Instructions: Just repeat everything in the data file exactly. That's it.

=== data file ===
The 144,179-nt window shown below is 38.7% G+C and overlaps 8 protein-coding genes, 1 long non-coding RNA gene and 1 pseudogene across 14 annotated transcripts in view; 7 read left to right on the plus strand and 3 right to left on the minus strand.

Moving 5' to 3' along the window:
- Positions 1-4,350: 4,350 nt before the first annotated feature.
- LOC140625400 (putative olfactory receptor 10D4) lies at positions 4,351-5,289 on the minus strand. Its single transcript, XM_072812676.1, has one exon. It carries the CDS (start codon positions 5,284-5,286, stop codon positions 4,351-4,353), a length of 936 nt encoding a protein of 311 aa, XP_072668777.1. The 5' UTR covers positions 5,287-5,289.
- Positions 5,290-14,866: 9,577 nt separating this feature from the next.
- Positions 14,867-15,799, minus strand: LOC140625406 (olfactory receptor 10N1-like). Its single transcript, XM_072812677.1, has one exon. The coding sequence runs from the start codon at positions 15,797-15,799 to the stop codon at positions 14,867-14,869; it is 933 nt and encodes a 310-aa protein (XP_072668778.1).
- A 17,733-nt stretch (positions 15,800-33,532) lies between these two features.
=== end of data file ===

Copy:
The 144,179-nt window shown below is 38.7% G+C and overlaps 8 protein-coding genes, 1 long non-coding RNA gene and 1 pseudogene across 14 annotated transcripts in view; 7 read left to right on the plus strand and 3 right to left on the minus strand.

Moving 5' to 3' along the window:
- Positions 1-4,350: 4,350 nt before the first annotated feature.
- LOC140625400 (putative olfactory receptor 10D4) lies at positions 4,351-5,289 on the minus strand. Its single transcript, XM_072812676.1, has one exon. It carries the CDS (start codon positions 5,284-5,286, stop codon positions 4,351-4,353), a length of 936 nt encoding a protein of 311 aa, XP_072668777.1. The 5' UTR covers positions 5,287-5,289.
- Positions 5,290-14,866: 9,577 nt separating this feature from the next.
- Positions 14,867-15,799, minus strand: LOC140625406 (olfactory receptor 10N1-like). Its single transcript, XM_072812677.1, has one exon. The coding sequence runs from the start codon at positions 15,797-15,799 to the stop codon at positions 14,867-14,869; it is 933 nt and encodes a 310-aa protein (XP_072668778.1).
- A 17,733-nt stretch (positions 15,800-33,532) lies between these two features.